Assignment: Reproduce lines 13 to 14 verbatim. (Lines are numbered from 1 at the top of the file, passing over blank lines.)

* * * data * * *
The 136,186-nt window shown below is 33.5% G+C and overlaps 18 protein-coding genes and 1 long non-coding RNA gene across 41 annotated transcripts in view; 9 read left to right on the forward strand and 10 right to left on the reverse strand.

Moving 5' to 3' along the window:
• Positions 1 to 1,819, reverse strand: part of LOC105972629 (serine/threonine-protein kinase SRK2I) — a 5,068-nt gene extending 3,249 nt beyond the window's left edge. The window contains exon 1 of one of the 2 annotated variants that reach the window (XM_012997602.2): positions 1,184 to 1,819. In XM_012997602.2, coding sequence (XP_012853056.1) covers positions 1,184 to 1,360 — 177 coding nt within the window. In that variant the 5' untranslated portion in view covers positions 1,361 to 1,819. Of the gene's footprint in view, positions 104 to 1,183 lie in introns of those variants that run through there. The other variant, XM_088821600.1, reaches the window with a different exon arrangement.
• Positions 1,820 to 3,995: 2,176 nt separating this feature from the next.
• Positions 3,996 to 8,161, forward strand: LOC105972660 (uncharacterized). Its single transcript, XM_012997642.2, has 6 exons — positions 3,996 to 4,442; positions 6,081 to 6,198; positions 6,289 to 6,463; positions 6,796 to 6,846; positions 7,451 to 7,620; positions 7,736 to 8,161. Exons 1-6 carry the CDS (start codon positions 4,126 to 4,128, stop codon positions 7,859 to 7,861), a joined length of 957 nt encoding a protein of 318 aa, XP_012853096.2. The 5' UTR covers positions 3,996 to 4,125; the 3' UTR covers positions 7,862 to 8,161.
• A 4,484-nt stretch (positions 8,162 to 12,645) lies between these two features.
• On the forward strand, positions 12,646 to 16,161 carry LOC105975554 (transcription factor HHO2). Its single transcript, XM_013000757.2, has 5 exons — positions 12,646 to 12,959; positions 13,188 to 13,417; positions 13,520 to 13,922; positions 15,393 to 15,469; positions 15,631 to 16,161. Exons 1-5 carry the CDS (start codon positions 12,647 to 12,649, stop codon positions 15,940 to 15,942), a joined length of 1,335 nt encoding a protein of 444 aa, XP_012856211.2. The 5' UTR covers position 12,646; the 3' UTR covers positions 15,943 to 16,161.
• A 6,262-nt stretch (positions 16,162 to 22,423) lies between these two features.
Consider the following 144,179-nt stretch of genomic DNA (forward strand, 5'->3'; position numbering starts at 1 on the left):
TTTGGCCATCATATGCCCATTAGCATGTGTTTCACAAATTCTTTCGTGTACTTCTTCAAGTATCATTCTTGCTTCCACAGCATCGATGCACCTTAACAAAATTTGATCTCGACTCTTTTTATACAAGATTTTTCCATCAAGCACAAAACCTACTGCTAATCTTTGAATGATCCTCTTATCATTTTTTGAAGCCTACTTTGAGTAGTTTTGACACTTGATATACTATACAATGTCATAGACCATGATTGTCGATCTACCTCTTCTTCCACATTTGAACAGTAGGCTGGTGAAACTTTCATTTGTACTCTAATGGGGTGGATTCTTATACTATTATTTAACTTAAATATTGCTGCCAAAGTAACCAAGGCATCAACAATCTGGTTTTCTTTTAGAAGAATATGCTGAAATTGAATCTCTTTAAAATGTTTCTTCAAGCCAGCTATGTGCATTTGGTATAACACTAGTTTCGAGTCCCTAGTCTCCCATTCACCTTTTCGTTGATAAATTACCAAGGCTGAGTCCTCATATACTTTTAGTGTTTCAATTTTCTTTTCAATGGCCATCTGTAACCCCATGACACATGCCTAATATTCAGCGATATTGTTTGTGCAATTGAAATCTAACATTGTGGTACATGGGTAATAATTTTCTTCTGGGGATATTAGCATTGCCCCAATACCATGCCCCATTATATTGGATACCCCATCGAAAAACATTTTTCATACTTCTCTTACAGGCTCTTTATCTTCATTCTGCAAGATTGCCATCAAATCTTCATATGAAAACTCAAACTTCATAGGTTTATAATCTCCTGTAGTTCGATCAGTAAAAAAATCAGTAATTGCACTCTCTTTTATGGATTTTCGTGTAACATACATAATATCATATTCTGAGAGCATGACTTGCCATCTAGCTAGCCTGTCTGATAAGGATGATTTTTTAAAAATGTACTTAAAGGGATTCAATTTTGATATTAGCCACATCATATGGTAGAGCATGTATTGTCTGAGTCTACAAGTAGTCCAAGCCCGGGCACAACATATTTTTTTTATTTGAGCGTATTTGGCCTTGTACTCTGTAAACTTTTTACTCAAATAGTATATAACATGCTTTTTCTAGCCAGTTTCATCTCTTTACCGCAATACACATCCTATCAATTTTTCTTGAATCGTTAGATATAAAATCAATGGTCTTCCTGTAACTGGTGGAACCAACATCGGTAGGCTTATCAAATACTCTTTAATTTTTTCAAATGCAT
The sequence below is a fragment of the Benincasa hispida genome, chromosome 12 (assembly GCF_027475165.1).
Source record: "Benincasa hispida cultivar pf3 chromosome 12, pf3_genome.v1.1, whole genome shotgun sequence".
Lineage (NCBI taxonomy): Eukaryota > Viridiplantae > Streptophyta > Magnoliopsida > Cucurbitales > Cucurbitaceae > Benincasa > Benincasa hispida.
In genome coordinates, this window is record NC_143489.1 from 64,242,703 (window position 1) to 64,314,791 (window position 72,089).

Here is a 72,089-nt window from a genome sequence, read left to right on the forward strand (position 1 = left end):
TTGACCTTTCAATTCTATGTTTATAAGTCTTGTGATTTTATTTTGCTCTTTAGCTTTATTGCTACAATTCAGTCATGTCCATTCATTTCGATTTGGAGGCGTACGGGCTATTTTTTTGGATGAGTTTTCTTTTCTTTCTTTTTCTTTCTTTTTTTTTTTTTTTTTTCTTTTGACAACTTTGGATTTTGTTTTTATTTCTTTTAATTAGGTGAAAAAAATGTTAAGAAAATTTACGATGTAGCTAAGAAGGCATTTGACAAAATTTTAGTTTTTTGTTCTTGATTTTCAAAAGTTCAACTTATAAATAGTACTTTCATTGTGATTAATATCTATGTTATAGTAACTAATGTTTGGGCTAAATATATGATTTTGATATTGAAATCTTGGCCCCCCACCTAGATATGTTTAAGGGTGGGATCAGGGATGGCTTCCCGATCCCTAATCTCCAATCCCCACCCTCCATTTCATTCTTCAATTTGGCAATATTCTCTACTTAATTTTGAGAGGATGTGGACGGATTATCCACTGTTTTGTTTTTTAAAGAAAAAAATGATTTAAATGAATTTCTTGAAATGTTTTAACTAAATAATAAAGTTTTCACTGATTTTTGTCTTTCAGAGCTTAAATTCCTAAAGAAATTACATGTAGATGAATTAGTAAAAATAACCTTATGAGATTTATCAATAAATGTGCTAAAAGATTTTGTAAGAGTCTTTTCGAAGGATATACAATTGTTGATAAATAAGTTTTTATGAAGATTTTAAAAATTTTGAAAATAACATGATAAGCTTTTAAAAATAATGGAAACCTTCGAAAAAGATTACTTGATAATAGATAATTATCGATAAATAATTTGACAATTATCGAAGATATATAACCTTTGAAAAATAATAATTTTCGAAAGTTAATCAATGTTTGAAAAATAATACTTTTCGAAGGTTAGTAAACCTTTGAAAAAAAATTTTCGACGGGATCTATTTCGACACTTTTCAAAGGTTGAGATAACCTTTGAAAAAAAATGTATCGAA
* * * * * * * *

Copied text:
Lineage (NCBI taxonomy): Eukaryota > Viridiplantae > Streptophyta > Magnoliopsida > Cucurbitales > Cucurbitaceae > Benincasa > Benincasa hispida.
In genome coordinates, this window is record NC_143489.1 from 64,242,703 (window position 1) to 64,314,791 (window position 72,089).